The two deals have made F1’s chief a multi-billionaire, but it may also be his downfall. The European Commission investigated the sport following the two deals and concluded that it was a conflict of interest for Ecclestone to hold so much power. In recent years claims of corruption have been unfounded but now Ecclestone faces three serious court cases which could finally weaken his strangle hold over the sport.
German banker Gerhard Gribkowsky claims that Ecclestone paid him a £28 million bribe to under-value the shares of F1 in 2006, before his 47% stake in the sport was sold to CVC Capital Partners. Ecclestone allegedly wanted them to buy his share as they would keep him in power. Ecclestone’s defence is that he paid the money so that Gribkowsky wouldn’t give false evidence about tax evasion measures taken by Ecclestone. If he survives this court case, then there is the case of American company Bluewaters suing him as they believe they were the highest bidders for the sale.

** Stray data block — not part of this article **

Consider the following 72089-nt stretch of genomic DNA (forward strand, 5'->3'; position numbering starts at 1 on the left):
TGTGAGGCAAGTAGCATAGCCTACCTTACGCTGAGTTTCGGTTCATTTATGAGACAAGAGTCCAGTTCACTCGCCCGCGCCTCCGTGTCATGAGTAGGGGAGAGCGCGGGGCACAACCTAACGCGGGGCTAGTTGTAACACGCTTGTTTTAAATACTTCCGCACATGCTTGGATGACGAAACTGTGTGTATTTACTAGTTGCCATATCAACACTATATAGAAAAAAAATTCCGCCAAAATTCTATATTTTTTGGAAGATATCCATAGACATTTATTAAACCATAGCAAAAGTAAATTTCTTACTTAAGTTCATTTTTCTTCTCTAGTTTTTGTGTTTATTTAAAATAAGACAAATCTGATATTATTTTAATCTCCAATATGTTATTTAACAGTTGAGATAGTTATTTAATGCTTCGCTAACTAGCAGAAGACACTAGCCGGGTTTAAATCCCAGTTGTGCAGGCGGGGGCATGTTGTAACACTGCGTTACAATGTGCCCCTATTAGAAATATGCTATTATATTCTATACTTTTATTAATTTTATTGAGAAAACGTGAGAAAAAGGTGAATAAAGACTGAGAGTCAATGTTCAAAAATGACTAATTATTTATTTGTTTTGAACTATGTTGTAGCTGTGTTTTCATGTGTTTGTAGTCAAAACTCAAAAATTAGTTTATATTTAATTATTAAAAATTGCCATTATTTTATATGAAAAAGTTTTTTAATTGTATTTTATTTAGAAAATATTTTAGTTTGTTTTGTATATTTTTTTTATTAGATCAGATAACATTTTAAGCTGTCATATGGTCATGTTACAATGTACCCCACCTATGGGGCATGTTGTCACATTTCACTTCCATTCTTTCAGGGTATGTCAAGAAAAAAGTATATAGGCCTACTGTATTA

Ecclestone denies all charges but faces a serious fight to maintain his power. However, if it is not now that he relinquishes his role then that day is soon. Ecclestone, like no man, cannot go on forever and the future of the sport without the supremo is very hazy. Who will take over? What effect will they have?
It is arguably the biggest question facing F1 at the moment and is only relevant because of the extraordinary work achieved by Ecclestone over the past 40 years. It seems hard to imagine anyone equalling his influence which proves just remarkable his job has been. F1, quite simply, wouldn’t be where it is without him.
|1||1958||1958 Monaco Grand Prix result||12||Connaught||Alta||0||DNQ||No Time||0|